From the Sperrins, we drove for what seemed like three or four times as long as we expected, stopping on the way to get fuel, empty the dreaded black water and top up on fresh water. Once we were about an hour over the border into the Republic of Ireland, the motorway became very picturesque, with enormous steep-sided mountains and passing through a pretty river valley.
Eventually, we were closing in on Sligo, a town that happened to have a 3 shop in it, so we could have internet access. It also happened to be directly on our route to Connemara National Park, conveniently. We picked an arbitrary road to turn down, in the vague direction of the coast. After one bad choice, we found a road that led towards a fine little harbour town with a lineup of motorhomes already parked up for the evening. We followed suit, then wandered along the coast a little way, in the dusk light.
The next day, we made a spontaneous turn-off towards some promising looking mountains, and found ourselves eventually at a rather crowded car park for a waterfall. It was lovely, but wow, so many people. Tourism is weird.
One remarkable sight that seemed to go unnoticed with the tour groups was a waterfall that went in the opposite direction; the water fell upwards. Crazy Irish.
Some time spent in Sligo, hooking ourselves up with Internet access and getting some groceries. Finding a park was an interesting exercise among Sligo’s narrow streets and motorhomer-hatingest-car-parks-we’ve-ever-seen. What is these peoples’ problem with us?! There was a particularly excruciating encounter with a street I turned down, only to realise how narrow the gap between the parked cars was. I tried to back out, only to be hemmed in by a car that turned in after me at the most inopportune moment (this has happened at least a dozen times now — they love to show up and force me to perform insane feats of manoeuvring). Ahead it was, with Katherine checking her side. We made it, by no more than half a centimetre, to the great amusement and hand-signed-congratulations of an onlooker. Bugger me.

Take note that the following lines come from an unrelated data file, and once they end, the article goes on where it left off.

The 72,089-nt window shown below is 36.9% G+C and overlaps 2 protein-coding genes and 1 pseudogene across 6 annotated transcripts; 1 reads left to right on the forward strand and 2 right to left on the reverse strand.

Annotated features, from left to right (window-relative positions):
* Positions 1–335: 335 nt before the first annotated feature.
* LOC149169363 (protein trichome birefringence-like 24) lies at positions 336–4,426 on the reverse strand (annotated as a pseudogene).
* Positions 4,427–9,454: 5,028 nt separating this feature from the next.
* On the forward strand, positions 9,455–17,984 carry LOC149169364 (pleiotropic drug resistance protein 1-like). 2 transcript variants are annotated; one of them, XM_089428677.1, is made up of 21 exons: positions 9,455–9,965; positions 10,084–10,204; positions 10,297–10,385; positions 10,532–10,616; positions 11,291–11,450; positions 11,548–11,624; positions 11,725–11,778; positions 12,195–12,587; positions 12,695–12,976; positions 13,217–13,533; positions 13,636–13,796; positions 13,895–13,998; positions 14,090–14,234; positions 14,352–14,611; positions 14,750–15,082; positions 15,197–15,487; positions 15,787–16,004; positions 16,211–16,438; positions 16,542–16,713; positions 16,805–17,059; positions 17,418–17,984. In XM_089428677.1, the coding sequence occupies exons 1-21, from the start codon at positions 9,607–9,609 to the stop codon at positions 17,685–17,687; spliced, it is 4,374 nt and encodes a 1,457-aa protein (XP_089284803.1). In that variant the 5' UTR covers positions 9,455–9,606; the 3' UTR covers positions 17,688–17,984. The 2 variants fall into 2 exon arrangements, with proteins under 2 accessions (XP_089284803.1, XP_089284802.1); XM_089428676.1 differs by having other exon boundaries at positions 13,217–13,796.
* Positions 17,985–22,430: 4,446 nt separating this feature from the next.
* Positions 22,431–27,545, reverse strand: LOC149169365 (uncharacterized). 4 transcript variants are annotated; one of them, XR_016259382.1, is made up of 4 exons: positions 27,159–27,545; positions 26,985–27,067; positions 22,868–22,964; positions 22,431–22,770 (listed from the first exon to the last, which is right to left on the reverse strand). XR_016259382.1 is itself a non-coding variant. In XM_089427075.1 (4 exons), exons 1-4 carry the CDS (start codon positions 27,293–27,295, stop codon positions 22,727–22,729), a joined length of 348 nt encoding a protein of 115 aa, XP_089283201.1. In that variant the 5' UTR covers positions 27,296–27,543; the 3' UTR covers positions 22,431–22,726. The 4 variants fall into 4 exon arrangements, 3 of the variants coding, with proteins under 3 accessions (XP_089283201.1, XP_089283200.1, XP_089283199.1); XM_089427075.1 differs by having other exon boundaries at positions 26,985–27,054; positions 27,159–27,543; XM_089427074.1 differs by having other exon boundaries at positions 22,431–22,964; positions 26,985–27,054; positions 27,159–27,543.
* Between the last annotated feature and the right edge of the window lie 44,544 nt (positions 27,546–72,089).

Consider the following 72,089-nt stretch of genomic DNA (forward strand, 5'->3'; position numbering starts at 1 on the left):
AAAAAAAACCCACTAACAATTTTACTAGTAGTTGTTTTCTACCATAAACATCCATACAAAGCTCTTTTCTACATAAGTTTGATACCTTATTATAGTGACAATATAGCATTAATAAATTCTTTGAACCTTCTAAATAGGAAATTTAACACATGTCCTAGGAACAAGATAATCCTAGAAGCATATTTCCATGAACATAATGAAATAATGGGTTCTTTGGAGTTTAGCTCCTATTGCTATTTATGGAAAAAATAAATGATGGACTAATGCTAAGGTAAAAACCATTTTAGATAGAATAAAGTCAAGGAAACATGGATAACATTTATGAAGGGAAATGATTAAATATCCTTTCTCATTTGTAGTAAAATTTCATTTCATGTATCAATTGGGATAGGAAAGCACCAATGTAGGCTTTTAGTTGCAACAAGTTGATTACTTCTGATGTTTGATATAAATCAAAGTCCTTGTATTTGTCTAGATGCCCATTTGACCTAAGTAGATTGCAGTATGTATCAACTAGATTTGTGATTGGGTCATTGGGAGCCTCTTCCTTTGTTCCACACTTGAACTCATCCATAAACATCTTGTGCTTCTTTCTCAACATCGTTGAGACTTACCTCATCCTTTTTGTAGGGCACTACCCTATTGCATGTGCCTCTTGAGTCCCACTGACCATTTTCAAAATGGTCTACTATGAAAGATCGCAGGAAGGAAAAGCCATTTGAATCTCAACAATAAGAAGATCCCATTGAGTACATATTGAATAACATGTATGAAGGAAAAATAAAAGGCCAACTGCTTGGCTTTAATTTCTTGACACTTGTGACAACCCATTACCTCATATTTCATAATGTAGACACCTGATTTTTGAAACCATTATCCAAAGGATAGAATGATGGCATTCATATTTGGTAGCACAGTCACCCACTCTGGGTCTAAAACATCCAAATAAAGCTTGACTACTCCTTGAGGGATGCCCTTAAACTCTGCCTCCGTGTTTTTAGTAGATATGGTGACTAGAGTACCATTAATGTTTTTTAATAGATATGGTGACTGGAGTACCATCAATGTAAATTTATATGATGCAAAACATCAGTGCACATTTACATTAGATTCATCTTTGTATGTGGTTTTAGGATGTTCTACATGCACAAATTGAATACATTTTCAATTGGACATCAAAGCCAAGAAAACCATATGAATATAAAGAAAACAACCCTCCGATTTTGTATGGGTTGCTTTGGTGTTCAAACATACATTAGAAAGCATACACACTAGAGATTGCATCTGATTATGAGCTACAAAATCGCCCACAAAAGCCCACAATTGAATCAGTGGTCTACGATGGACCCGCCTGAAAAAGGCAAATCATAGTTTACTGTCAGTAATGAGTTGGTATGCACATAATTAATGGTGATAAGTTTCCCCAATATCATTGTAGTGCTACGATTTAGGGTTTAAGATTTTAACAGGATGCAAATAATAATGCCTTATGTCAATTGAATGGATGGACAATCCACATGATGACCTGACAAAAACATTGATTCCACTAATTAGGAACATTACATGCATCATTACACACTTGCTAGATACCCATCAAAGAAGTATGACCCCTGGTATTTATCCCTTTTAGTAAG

At least an hour’s fidgeting around trying to get the Meteor mobile internet to work. I was thwarted at every turn, and even their support line didn’t get answered within the half an hour I waited. Bastards! So, not having a map, or Internet access, and thus not really knowing where Connemara National Park was, we set off in the general direction we thought it was, hoping to figure it out along the way.
We didn’t make it, and it was getting dark, so we drove around for a while looking for a place to park for the night. With nothing promising found within twenty minutes, we just pulled over alongside the road to have dinner and sleep (or try to — the traffic passing by generally put a stop to that. Damn.)
Next day, finally figured out Meteor’s stupid Internet, found the route, from which we had not strayed too far, and drove the rest of the way.